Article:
After missing a January deadline to turn in voter records requested in two subpoenas by Immigration and Customs Enforcement (ICE), North Carolina officials have turned over a smaller list of voter records.
Upon missing the deadline, state lawmakers sent a letter to Attorney General Josh Stein urging his office’s compliance with the subpoenas.
According to a letter sent by the Kim Strach, the Executive Director of the North Carolina State Board of Elections (NCSBE), voting records for just 789 individuals will be turned over.
“Now, the Attorney General’s office has directed the State Board to acquire the records associated with 289 individuals who were previously registered in counties within the Eastern District,” Strach’s letter reads. “These records will be transmitted to the U.S. Attorney’s Office in response to the Subpoenas. It is our understanding that this limited production is all that is required at this time.”
The letter goes on to detail that the NCSBE will be pulling records from multiple counties in order to comply with the subpoenas.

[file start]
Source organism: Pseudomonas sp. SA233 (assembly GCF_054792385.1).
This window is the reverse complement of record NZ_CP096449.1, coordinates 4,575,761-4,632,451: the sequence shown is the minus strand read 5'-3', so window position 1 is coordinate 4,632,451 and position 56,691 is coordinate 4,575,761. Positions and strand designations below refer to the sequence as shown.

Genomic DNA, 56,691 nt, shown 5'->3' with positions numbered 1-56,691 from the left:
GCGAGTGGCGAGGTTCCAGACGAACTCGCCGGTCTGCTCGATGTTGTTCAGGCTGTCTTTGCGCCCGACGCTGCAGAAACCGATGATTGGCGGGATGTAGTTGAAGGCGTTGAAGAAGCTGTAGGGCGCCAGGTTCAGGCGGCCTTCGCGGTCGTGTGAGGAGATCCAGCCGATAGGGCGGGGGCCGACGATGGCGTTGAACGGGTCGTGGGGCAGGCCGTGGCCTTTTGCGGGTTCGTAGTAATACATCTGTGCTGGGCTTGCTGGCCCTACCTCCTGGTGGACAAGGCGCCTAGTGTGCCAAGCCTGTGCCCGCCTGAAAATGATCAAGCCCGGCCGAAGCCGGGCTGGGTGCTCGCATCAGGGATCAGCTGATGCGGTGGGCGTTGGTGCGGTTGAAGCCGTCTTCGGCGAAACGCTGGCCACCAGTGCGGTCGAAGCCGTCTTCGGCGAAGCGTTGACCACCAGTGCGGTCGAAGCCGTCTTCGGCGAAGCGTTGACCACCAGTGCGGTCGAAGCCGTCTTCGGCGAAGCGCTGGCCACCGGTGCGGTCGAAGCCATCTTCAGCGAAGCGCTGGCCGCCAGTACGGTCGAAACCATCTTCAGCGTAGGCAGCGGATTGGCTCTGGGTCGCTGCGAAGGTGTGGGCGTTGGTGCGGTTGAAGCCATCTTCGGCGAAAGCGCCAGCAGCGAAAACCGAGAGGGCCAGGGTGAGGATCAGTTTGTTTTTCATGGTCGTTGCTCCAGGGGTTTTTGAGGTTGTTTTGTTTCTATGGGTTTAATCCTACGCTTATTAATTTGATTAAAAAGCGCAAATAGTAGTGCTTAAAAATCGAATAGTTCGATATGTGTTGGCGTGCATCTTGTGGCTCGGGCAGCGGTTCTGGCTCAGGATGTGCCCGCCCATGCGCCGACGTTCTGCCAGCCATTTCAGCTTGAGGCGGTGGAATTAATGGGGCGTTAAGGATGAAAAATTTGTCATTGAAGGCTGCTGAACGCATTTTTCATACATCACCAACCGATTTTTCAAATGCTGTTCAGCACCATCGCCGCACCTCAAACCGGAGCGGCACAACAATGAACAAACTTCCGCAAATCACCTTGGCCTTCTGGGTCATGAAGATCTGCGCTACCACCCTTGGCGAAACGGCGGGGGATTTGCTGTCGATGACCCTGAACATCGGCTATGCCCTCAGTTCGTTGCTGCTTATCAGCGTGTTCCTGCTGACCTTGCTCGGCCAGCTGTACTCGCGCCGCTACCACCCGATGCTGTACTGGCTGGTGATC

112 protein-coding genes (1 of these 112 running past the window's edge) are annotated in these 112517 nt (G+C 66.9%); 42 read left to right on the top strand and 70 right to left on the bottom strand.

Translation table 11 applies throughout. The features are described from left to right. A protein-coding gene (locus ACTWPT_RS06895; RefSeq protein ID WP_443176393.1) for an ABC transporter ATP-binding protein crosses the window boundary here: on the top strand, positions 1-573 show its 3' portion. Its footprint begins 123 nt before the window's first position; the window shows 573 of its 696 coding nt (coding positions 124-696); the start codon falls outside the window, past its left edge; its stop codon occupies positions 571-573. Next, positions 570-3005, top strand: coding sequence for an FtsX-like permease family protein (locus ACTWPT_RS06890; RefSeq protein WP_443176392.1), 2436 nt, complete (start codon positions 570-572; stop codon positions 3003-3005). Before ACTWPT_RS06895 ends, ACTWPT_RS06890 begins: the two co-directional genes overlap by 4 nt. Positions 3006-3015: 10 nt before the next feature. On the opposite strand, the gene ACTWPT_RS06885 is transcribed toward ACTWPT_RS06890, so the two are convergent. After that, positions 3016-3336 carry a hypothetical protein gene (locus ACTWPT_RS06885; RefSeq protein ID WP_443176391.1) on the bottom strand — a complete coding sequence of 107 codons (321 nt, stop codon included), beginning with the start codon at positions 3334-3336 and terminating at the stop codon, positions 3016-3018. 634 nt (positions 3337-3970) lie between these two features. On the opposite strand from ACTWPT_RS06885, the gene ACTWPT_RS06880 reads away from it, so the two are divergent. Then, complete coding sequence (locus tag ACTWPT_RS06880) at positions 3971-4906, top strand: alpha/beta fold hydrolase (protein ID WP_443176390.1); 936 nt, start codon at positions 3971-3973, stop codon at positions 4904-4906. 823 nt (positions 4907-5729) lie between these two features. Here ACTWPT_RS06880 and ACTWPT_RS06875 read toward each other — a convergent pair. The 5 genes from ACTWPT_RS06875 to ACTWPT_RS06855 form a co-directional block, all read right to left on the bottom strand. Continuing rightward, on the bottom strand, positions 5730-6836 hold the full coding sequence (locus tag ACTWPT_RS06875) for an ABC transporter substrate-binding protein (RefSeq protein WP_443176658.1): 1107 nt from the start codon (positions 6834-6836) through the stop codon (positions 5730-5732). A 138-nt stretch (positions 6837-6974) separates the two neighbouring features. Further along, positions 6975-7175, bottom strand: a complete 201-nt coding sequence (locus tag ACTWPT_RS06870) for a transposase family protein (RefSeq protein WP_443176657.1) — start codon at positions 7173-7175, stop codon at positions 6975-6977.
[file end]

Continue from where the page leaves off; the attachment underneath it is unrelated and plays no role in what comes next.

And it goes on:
According to Strach’s letter, “two-thirds of the prior registrants were already inactive in 2017.”
In addition to the 289 individuals, the letter also says that approximately 500 individuals statewide who resided outside the Eastern District of North Carolina” will be included in the information to be turned over to ICE.
The original amount of information requested was far more than Strach’s letter indicates will be turned over.
The two federal grand jury subpoenas requested five years worth of voter and ballot data from 44 counties. In addition, the subpoenas also requested eight years of data for voters statewide and eight years of data from the North Carolina Department of Motor Vehicles (DMV).
The DMV criteria are lengthy but include anyone registering to vote who indicated that they were born outside of the United States, dealt with immigration services, used foreign documents to try to register, or had their applications rejected. The subpoenas can be accessed below:
In a letter to the North Carolina State Board of Elections Attorney Joshua Lawson dated September 6, 2018, Assistant U.S. Attorney Sebastian Kielmanovich agreed to postpone fulfillment of the subpoenas until January 2019 due to the upcoming election.
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A.P. Dillon is the North Carolina Bureau Chief for The Tennesee Star and a reporter at Battleground State News. Follow A.P. Dillon on Twitter. Email Tips to [email protected].
Background Photo “North Carolina Capitol” by Ron Cogswell. CC BY 2.0.